It's impossible to fumble the call on one heated race in Texas: Roy Brooks will be elected commissioner of Tarrant County's Precinct 1.
But which Roy Brooks remains the question.
Will it be Roy Charles Brooks, the incumbent with 20 years of experience working in county government? Or will it be Roy LaVerne Brooks, a grandmother and longtime community activist?
"People may have momentary confusion about [our names] but people know me and know my record of service to this community," Roy Charles Brooks told ABCNews.com.
Both candidates are Democrats.
Tarrant County, touted as "the perfect mix of cowboys and culture" on its website, is an urban county in north central Texas; it includes the cities of Fort Worth and Arlington, and is home to 1.8 million residents. The county is divided into four precincts; Fort Worth is in the Brooks' precinct.
Both candidates' middle names will be printed on the ballot to distinguish between them. Under Texas law, they were allowed a short slogan to be printed under their name on the ballot, said Steve Raborn, Tarrant county elections administrator.
Roy Charles Brooks chose, "Twenty years precinct one."
Roy LaVerne Brooks decided to let her name stand on its own after she said her slogans, including "Your girl downtown" and "Advocate for the people," were rejected.
"Since I could not put what I wanted to down there, I said, 'Hell, well, my people know me. I'm not having a problem with this issue either way,'" she told ABCNews.com.
The two opponents are taking steps to make sure their campaign materials stand apart, especially in the run-up to the May 29 election.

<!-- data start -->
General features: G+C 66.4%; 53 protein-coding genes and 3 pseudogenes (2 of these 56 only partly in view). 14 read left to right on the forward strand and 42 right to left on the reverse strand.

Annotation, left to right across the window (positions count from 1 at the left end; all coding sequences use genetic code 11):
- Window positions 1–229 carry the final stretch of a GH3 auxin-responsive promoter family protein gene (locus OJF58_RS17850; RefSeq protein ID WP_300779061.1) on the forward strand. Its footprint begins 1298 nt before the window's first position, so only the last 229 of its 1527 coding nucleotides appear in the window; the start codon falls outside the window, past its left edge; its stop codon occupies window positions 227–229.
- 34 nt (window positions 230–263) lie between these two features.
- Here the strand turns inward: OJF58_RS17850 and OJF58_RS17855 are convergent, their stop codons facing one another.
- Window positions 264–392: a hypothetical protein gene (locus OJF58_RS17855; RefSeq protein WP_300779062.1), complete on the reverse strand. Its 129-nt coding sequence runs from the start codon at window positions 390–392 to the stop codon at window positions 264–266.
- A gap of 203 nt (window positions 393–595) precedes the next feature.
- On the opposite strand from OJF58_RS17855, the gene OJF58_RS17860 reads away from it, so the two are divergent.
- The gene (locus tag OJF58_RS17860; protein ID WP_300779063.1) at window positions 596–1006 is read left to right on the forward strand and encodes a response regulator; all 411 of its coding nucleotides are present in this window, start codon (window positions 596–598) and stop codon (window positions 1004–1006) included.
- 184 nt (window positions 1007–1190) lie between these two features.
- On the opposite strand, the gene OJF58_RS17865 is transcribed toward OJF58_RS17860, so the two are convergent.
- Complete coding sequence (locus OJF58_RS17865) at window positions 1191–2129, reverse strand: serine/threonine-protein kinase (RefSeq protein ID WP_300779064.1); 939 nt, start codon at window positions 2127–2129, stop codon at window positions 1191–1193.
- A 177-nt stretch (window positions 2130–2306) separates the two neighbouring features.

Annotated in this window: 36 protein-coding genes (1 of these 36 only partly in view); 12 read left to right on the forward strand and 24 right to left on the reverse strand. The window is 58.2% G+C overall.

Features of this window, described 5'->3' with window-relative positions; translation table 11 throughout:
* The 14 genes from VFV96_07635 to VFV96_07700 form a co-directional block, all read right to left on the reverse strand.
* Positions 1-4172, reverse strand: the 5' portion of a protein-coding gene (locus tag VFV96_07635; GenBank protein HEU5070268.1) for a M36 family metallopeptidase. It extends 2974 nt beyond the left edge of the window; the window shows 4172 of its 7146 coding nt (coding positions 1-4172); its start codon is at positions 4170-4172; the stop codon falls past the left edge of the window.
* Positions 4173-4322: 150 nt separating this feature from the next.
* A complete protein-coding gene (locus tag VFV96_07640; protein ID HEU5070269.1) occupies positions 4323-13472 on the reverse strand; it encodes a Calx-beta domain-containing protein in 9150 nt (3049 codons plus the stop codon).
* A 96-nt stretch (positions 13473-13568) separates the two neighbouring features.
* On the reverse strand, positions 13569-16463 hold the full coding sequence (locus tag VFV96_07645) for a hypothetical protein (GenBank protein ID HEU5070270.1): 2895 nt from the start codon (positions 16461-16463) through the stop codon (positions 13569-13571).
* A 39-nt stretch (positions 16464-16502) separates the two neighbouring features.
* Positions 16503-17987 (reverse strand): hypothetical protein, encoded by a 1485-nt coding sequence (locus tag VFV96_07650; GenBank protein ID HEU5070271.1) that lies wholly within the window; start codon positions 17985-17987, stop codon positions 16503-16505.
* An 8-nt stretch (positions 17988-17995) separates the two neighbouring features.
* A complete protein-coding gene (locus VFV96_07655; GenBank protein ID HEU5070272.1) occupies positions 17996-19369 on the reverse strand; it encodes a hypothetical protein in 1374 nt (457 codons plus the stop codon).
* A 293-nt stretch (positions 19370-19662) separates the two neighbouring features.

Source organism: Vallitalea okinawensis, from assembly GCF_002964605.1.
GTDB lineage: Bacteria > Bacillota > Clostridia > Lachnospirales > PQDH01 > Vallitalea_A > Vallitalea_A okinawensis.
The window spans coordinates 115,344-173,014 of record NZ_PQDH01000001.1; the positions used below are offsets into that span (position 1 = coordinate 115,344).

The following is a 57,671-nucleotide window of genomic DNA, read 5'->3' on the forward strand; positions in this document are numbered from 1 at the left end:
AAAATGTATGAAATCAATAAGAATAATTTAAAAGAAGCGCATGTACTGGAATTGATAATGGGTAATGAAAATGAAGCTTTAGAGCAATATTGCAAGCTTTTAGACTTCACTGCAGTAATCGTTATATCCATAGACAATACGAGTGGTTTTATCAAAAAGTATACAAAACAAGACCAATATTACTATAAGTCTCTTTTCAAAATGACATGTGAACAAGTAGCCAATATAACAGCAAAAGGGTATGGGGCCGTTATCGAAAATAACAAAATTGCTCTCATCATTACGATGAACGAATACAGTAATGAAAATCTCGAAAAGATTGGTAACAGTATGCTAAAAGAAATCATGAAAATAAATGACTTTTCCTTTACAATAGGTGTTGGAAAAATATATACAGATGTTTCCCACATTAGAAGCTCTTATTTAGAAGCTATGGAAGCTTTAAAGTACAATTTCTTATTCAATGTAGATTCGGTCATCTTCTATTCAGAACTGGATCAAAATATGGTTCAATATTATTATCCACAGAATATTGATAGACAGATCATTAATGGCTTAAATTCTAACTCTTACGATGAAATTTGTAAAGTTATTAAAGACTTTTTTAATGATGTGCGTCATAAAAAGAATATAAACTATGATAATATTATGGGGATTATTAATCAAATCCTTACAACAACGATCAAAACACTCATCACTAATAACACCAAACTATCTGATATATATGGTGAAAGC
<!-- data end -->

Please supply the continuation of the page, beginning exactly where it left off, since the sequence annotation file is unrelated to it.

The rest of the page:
The incumbent's black and yellow signs carry his slogan "experience counts" while Roy LaVerne Brooks has red and white signs, which she describes as "more of the Democratic style."
Both Roys have known each each other "for a long time" through their community work.
"I remember when he had a ponytail!" Roy LaVerne Brooks said of her opponent, who firmly denied he ever sported one.
They said they always had a hunch they'd go head-to-head one day.
"He possibly felt within his spirit it would come to this and now it has," Roy Laverne Brooks said. Her opponent agreed.
Both candidates, who have participated in several debates, said the mood was cordial; however Roy LaVerne Brooks admitted she wasn't afraid to call her opponent out on issues that mattered to the community, which she said is 60 percent female and has seen education budgets slashed.
"We have got riled up a couple times," Brooks said. "He's not a dreamer. He's not a thinker. In the 21st century, you have to be a dreamer, a thinker, creative. You have to be able to get dirty down here with the people you are going to serve."
Brooks said if elected she would focus on fighting crime and supporting funding for education.
No matter the outcome, Roy Charles Brooks said he and his opponent would both continue their work after the election.
"We have been friends in the struggle to provide services to this community before the election [and] we will be after it," he said.